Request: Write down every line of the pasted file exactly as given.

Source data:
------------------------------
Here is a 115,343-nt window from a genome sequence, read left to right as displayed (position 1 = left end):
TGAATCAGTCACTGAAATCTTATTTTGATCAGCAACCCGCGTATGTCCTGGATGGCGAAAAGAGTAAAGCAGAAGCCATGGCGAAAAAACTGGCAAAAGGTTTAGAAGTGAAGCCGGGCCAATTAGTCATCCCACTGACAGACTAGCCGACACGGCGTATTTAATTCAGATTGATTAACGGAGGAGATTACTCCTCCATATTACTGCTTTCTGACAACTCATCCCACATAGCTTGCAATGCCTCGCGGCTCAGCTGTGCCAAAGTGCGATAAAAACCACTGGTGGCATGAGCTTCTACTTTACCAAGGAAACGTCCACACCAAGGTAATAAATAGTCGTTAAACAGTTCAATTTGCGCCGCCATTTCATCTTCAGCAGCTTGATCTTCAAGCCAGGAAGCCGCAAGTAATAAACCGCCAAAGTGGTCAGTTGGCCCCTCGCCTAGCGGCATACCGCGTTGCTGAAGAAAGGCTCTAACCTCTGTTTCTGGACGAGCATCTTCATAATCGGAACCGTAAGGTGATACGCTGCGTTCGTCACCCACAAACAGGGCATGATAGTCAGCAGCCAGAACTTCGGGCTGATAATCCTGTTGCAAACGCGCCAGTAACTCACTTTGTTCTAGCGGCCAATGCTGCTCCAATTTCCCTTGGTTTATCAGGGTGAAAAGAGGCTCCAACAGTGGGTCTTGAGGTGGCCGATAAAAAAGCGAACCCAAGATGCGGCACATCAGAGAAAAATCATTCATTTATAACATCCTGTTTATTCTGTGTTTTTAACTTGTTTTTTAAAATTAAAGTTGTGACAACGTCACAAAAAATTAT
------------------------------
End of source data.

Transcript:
Here is a 115,343-nt window from a genome sequence, read left to right as displayed (position 1 = left end):
TGAATCAGTCACTGAAATCTTATTTTGATCAGCAACCCGCGTATGTCCTGGATGGCGAAAAGAGTAAAGCAGAAGCCATGGCGAAAAAACTGGCAAAAGGTTTAGAAGTGAAGCCGGGCCAATTAGTCATCCCACTGACAGACTAGCCGACACGGCGTATTTAATTCAGATTGATTAACGGAGGAGATTACTCCTCCATATTACTGCTTTCTGACAACTCATCCCACATAGCTTGCAATGCCTCGCGGCTCAGCTGTGCCAAAGTGCGATAAAAACCACTGGTGGCATGAGCTTCTACTTTACCAAGGAAACGTCCACACCAAGGTAATAAATAGTCGTTAAACAGTTCAATTTGCGCCGCCATTTCATCTTCAGCAGCTTGATCTTCAAGCCAGGAAGCCGCAAGTAATAAACCGCCAAAGTGGTCAGTTGGCCCCTCGCCTAGCGGCATACCGCGTTGCTGAAGAAAGGCTCTAACCTCTGTTTCTGGACGAGCATCTTCATAATCGGAACCGTAAGGTGATACGCTGCGTTCGTCACCCACAAACAGGGCATGATAGTCAGCAGCCAGAACTTCGGGCTGATAATCCTGTTGCAAACGCGCCAGTAACTCACTTTGTTCTAGCGGCCAATGCTGCTCCAATTTCCCTTGGTTTATCAGGGTGAAAAGAGGCTCCAACAGTGGGTCTTGAGGTGGCCGATAAAAAAGCGAACCCAAGATGCGGCACATCAGAGAAAAATCATTCATTTATAACATCCTGTTTATTCTGTGTTTTTAACTTGTTTTTTAAAATTAAAGTTGTGACAACGTCACAAAAAATTAT